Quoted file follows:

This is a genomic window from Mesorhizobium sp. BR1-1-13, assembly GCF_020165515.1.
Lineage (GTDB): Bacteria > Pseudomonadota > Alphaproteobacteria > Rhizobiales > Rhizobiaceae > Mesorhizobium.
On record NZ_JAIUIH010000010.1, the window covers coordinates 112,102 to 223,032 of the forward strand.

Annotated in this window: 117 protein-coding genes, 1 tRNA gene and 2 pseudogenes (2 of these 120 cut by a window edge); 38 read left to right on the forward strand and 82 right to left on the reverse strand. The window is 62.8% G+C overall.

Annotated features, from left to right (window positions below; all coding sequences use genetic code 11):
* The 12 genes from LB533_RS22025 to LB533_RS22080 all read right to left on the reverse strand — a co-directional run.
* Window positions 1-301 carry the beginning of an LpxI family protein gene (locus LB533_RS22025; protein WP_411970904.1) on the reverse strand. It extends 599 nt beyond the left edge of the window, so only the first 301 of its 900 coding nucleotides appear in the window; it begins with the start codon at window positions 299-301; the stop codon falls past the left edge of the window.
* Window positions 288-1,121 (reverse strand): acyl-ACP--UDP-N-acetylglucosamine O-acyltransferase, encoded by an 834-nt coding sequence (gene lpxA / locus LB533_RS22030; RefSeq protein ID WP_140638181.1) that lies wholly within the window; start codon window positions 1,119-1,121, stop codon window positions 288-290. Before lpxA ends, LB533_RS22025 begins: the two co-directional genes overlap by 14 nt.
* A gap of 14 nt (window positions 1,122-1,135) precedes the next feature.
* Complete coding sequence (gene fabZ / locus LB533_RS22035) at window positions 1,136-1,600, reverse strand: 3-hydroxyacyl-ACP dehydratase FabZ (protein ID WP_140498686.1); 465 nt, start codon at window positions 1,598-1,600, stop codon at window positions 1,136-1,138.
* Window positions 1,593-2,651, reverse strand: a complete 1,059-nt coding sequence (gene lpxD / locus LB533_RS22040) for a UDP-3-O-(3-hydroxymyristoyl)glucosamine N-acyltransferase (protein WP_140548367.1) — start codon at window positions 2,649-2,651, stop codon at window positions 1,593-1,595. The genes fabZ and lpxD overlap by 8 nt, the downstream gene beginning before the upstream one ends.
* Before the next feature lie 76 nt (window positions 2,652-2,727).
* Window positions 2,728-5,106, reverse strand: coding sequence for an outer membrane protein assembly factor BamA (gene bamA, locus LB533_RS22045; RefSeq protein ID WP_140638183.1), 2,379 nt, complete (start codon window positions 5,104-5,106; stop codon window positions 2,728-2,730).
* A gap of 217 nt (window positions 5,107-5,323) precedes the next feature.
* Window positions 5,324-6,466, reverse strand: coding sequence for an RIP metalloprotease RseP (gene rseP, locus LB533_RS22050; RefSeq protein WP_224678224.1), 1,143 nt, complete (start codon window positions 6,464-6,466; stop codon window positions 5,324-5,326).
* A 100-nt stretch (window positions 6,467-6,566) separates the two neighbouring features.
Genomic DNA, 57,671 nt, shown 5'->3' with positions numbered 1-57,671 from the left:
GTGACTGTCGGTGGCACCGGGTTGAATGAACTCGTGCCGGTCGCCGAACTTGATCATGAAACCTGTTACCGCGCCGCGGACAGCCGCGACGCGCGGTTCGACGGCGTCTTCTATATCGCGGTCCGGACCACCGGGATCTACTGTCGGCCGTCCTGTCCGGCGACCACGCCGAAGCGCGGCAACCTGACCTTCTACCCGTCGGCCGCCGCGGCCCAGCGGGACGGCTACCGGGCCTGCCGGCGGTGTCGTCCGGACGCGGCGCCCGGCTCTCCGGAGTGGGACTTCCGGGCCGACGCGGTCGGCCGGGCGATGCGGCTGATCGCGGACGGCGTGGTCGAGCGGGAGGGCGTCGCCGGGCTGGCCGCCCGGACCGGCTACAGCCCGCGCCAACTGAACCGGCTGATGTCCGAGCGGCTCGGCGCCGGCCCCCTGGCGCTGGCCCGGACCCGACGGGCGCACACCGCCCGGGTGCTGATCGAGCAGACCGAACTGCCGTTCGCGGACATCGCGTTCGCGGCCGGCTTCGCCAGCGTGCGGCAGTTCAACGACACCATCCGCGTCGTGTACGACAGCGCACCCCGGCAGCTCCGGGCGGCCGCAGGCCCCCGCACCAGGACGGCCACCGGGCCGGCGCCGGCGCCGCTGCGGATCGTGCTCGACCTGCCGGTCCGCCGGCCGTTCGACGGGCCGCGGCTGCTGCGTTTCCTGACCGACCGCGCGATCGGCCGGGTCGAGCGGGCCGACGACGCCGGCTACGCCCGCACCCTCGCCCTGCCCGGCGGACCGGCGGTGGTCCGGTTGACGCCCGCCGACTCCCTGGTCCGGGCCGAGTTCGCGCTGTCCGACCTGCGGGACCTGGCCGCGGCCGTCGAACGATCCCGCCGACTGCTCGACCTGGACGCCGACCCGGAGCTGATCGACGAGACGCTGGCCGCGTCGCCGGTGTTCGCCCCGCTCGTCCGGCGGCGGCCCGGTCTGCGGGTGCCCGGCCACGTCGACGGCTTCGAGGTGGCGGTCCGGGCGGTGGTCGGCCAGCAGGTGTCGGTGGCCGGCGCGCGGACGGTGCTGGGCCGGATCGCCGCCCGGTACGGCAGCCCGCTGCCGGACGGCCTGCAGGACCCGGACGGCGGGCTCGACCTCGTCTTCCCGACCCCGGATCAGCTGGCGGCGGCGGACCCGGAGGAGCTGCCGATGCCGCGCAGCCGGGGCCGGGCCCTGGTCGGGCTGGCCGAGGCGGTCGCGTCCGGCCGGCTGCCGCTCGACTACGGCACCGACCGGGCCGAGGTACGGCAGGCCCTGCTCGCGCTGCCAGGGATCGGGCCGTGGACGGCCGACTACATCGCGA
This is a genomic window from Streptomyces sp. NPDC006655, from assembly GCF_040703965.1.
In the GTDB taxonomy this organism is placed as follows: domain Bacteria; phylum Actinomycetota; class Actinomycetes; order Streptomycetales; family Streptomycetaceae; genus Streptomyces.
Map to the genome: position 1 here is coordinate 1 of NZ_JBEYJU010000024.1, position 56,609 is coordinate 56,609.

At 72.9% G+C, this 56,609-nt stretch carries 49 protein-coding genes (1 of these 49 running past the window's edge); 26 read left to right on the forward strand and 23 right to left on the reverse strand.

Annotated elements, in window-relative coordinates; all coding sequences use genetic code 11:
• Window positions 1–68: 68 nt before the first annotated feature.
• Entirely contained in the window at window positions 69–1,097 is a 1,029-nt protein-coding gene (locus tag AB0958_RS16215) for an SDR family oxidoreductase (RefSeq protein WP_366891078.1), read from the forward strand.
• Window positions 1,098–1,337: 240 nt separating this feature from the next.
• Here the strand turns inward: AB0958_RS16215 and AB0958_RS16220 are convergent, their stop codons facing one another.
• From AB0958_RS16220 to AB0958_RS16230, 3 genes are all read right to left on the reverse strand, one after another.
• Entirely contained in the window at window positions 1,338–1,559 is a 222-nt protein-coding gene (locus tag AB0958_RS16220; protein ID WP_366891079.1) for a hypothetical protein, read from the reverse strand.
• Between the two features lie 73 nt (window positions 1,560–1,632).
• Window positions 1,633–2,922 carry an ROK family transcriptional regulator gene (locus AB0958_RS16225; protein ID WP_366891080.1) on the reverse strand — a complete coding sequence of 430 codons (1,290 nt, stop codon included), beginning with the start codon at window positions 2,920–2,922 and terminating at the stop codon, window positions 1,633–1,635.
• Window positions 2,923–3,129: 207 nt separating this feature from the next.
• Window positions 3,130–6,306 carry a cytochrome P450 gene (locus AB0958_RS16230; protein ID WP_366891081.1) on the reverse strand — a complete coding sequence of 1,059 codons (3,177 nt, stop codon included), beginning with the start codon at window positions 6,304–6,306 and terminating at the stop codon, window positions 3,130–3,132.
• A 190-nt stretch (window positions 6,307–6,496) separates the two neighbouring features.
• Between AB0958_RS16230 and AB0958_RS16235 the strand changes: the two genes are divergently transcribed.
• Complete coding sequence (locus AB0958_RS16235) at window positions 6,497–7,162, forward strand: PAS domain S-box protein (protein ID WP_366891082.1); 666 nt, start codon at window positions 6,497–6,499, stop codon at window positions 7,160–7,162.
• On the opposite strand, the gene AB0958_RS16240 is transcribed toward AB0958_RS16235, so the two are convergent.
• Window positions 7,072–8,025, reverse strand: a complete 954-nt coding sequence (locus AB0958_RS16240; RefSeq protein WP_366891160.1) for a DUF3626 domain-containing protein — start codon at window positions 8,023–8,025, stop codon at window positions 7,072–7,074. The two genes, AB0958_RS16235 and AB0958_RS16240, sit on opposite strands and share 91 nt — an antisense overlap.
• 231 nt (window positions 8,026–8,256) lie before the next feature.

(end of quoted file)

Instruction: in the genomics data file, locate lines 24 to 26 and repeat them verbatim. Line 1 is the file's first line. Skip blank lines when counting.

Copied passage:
• Window positions 1–68: 68 nt before the first annotated feature.
• Entirely contained in the window at window positions 69–1,097 is a 1,029-nt protein-coding gene (locus tag AB0958_RS16215) for an SDR family oxidoreductase (RefSeq protein WP_366891078.1), read from the forward strand.
• Window positions 1,098–1,337: 240 nt separating this feature from the next.